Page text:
The longest government shutdown is over and employers need to take note that E-Verify is again operational.  Setting aside that Congress and the President have only until February 15 to move beyond short term funding for the Department of Homeland Security (DHS), here is what employers need to know about E-Verify, the electronic employment eligibility verification program run by U.S. Citizenship and Immigration Services (USCIS).  But first, this caveat (click here) direct from USCIS–“E-Verify has resumed operations. Given that E-Verify was unavailable for over a month, we ask for your patience as we reinstate the service.”

  • All of the cases that you, as an employer, are holding because you hired someone during the time period that a E-Verify was offline due to the partial government shutdown now need to be entered into the system.  Employers have until February 11, 2019 to do so, according to USCIS.  Therefore, a case needs to be created for all employees you hired for whom a Form I-9 was completed but you could not create a case in E-Verify because the system was offline due to the shutdown.
    • USCIS Instructions: employers who participate in E-Verify must create an E-Verify case by February 11, 2019 for each employee hired while E-Verify was not available. You must use the hire date from the employee’s Form I-9 when creating the E-Verify case. If the case creation date is more than three days following the date the employee began working for pay, select “Other” from the drop-down list and enter “E-Verify Not Available” as the specific reason.
  • Any pending Tentative Nonconfirmation (TNC) that you and/or your newly hired employee were not able to resolve due to the shutdown needs to be resolved at this time.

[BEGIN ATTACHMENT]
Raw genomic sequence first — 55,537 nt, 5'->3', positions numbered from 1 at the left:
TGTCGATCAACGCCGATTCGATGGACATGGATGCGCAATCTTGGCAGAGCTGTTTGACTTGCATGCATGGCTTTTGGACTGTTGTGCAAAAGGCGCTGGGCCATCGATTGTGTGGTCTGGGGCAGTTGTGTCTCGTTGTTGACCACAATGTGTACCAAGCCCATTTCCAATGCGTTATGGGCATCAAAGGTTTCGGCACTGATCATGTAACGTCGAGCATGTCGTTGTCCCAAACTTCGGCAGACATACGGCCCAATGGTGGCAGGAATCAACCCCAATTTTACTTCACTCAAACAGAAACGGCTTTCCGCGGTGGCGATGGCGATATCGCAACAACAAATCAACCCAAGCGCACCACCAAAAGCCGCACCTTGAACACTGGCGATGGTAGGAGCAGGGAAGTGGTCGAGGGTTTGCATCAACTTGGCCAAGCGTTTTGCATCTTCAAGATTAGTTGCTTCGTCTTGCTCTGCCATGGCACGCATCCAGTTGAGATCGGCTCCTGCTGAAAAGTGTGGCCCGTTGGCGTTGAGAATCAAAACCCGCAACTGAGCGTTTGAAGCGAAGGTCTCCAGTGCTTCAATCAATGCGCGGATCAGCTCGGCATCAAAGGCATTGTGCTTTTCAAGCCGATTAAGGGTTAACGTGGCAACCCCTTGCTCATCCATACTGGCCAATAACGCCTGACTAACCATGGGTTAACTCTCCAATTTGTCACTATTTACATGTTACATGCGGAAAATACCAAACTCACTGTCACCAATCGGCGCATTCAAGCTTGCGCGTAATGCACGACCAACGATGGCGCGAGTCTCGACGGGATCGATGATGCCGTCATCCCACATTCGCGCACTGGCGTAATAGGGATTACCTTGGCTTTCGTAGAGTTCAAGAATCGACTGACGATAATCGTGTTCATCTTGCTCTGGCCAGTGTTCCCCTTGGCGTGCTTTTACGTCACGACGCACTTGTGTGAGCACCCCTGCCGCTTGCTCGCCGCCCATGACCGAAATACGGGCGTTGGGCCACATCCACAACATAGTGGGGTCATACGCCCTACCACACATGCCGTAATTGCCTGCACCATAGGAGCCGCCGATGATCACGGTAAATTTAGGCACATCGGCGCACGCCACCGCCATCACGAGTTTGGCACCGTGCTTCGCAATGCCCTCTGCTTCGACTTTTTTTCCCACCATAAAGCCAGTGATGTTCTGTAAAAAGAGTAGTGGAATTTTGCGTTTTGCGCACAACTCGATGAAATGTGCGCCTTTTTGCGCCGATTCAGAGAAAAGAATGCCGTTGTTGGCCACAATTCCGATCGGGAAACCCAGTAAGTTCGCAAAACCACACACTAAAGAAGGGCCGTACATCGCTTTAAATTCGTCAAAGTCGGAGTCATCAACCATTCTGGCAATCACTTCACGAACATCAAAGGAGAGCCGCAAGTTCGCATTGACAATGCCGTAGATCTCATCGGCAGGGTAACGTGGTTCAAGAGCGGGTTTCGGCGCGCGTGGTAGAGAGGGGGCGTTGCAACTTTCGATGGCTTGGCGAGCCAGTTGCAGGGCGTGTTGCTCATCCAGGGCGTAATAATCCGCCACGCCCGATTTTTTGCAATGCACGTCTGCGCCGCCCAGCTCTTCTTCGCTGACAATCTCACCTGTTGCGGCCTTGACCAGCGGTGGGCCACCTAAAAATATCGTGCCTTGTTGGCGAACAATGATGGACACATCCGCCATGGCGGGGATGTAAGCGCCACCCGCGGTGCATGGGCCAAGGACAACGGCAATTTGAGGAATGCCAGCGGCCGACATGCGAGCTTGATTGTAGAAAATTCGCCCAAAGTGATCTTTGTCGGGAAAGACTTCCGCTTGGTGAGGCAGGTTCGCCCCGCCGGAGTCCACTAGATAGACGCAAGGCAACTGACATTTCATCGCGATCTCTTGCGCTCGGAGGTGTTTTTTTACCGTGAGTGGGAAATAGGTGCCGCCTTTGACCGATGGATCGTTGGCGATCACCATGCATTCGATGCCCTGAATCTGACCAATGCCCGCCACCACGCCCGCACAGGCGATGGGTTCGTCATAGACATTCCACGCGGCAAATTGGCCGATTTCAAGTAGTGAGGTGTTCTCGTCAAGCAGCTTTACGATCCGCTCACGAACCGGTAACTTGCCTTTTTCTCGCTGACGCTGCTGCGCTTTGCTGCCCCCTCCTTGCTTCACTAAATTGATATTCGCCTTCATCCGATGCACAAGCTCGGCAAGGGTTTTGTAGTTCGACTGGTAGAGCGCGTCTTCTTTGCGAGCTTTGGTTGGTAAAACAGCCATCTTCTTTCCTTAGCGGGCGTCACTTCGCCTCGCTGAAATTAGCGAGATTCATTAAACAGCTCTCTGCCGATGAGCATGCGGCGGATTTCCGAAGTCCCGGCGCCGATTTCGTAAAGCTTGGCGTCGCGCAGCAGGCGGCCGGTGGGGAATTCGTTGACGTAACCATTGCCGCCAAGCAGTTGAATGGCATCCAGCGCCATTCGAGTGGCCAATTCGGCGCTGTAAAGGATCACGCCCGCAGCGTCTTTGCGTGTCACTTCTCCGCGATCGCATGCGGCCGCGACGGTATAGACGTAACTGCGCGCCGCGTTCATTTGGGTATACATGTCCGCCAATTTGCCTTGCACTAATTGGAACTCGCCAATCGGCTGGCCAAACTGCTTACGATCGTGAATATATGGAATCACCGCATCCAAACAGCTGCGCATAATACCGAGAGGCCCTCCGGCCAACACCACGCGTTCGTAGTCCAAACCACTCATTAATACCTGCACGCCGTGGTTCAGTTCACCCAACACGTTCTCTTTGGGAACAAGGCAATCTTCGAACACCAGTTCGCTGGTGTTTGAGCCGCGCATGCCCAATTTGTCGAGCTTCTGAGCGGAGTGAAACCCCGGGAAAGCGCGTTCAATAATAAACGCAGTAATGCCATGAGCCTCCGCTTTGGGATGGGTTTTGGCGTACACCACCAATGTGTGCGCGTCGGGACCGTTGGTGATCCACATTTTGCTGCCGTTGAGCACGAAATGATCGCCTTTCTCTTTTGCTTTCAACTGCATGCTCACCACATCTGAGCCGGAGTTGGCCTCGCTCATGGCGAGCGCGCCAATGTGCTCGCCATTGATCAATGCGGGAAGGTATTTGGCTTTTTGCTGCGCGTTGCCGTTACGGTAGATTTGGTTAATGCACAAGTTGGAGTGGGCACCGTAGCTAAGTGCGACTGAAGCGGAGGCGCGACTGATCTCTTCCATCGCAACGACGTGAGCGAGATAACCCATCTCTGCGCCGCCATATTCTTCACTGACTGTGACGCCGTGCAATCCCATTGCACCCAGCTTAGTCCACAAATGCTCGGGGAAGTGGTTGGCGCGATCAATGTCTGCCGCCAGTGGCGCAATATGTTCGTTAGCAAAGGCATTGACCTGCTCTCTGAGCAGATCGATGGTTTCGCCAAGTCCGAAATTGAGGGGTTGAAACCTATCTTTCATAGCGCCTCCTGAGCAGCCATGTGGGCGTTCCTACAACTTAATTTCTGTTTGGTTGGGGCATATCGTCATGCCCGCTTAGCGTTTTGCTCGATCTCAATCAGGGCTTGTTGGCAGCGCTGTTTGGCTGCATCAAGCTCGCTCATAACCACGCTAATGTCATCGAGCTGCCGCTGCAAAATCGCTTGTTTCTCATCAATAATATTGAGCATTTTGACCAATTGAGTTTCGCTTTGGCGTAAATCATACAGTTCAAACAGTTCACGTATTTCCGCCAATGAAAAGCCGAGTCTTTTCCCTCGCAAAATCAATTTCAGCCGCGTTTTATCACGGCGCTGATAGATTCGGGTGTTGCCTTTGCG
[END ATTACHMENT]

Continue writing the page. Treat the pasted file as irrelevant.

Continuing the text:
• USCIS Instructions: if your employee received a TNC and notified you of his or her intention to contest it by February 11, 2019, you must revise the date by which your employee must contact the Social Security Administration (SSA) or DHS to begin resolving the TNC. To do this, add 10 federal business day[s] to the date on your employee’s “Referral Date Confirmation” notice. Federal business days are Monday through Friday and do not include federal holidays.  Give the revised notice to your employee.
    • You may reprint a copy of your employee’s “Referral Date Confirmation” by logging in to E-Verify, selecting your employee’s case and selecting the “Print Confirmation” button. Be sure to cross out the old date and insert the new date. Employees have until this new date to contact the SSA or DHS to resolve their cases, as applicable.
    • For TNC cases that were referred after E-Verify resumed operations, do not add days to the time your employee has to contact either SSA or DHS. If your employee decided to contest the TNC when E-Verify was unavailable, you should now refer the employee’s case and follow the TNC process.
  • If you are a federal contractor, contact your contracting officer about enrollment and use and the impact of the government shutdown on you.
    • USCIS Instructions: during the DHS lapse in appropriations E-Verify was not available for federal contractor enrollment or use.  As a result, DHS guidance is that any calendar day during which E-Verify was unavailable due to the lapse in appropriations should not count towards the federal contractor deadlines found in the Employment Eligibility Verification Federal Acquisition Regulation. Please contact your contracting officer for more information on federal contractor responsibilities.

To read the full instructions from USCIS on employer and employee responsibilities now that E-Verify is back online, click here.

Expect delays due to the sheer volume of “past” E-Verify cases that need to be created in addition to the fact that employers continue to hire every day and that adds to the queue of cases being created in E-Verify at any one point in time.  Finally, employers, you only have a little over two weeks to bring yourself into compliance with the E-Verify requirements given the February 11, 2019 deadline.